Parkinson's sufferers demonstrate therapeutic power of Irish set dancing

Italian Doctor Daniel Volpe has discovered that Irish dancing has a positive effect on patients suffering from Parkinson's disease

At a health conference at Feakle Community Center on Tuesday, a group of Irish and Italian people with Parkinson's disease performed a few reels of Irish set dancing for a crowded room.

The conference in Co Clare took place three years after Irish set dancing was discovered to provide therapeutic effects on those who have been diagnosed with the degenerative neurological disorder.

The Irish Examiner reports that Italian neurologist Dr. Daniele Volpe made this discovery when he was in Feakle in 2010 playing guitar in a session in Pepper's Pub. He noticed that a man who had struggled to walk engaged in set dancing without any impediment.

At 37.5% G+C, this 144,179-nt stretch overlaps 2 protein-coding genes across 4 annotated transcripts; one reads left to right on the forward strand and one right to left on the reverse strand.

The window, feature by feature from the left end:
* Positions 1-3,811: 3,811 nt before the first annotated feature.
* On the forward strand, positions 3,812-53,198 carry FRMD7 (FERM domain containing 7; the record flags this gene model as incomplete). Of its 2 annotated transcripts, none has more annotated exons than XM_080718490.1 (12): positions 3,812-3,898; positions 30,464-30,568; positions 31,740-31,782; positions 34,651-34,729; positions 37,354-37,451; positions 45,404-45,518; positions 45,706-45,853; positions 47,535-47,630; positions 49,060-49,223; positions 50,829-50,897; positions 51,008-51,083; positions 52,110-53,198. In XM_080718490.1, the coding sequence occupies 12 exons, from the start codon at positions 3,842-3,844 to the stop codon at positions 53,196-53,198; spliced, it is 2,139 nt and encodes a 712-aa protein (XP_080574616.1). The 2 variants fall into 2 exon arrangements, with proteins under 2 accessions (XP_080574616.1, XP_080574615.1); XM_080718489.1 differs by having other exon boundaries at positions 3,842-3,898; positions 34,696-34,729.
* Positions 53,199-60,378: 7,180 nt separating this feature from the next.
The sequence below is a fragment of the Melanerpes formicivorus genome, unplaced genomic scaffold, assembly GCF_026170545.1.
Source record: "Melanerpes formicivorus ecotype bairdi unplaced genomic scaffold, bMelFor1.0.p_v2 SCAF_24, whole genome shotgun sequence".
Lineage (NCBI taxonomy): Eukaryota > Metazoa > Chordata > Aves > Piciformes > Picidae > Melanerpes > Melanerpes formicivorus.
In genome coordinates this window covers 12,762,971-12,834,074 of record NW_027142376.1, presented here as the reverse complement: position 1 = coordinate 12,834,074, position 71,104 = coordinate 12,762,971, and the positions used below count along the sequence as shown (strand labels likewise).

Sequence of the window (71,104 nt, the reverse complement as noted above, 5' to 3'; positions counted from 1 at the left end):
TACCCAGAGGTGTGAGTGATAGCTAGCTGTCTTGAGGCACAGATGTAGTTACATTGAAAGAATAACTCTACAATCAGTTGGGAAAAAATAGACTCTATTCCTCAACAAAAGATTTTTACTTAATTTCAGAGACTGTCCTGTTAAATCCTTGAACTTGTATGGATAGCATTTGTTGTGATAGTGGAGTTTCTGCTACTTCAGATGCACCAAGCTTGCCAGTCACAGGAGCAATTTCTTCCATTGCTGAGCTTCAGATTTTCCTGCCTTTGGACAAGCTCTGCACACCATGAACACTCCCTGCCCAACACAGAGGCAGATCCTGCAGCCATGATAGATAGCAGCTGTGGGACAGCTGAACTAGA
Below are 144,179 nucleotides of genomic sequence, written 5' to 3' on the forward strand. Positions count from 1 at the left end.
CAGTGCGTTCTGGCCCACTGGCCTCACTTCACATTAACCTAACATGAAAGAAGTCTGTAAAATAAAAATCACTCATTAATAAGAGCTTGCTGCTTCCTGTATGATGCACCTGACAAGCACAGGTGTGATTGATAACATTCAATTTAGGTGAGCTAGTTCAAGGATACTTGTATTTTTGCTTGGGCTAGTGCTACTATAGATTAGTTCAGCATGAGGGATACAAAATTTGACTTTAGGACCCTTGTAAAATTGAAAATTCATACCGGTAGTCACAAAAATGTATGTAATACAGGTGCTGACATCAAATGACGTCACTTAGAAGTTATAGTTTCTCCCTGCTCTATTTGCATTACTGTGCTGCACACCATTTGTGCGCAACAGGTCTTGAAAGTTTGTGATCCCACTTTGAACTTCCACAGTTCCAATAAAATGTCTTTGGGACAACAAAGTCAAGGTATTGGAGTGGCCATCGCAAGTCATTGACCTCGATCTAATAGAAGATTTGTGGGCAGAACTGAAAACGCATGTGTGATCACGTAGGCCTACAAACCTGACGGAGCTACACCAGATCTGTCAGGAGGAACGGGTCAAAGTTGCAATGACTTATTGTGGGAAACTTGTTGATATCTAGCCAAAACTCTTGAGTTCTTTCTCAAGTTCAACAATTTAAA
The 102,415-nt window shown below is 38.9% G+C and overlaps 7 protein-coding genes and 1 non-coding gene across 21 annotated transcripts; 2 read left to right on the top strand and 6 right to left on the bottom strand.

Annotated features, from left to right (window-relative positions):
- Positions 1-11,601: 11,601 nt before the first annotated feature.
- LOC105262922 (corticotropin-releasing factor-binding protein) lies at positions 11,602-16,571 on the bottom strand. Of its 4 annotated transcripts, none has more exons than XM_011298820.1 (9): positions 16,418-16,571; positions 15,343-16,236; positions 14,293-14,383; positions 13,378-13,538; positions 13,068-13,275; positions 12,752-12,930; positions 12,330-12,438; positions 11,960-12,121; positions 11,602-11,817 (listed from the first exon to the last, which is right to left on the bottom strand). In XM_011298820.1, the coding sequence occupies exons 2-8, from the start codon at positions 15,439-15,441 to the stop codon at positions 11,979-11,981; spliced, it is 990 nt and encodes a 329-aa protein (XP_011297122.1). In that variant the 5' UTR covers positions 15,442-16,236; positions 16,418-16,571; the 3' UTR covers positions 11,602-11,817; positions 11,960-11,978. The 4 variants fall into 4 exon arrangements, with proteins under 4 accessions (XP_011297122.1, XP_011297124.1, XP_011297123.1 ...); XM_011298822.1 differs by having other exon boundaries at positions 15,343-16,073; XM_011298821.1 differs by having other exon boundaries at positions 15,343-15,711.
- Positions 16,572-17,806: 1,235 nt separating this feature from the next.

After making this discovery, Volpe returned to Venice and established the Black Sheep group for Irish set dancing, studying its effects on Parkinson's patients. The number of Black Sheep dancers has increased from 8 to 35 in the past three years.

The teacher for the class, Romano Baratella says that "Over the past three years, we have seen big progress for our dancers. They are better with their equilibrium and they are also a little bit happier."

Dr. Timothy Lynch, consultant neurologist on the group, said that the pilot study's findings are intriguing. A wider study conducted in collaboration with the University of Limerick is scheduled to start next month.

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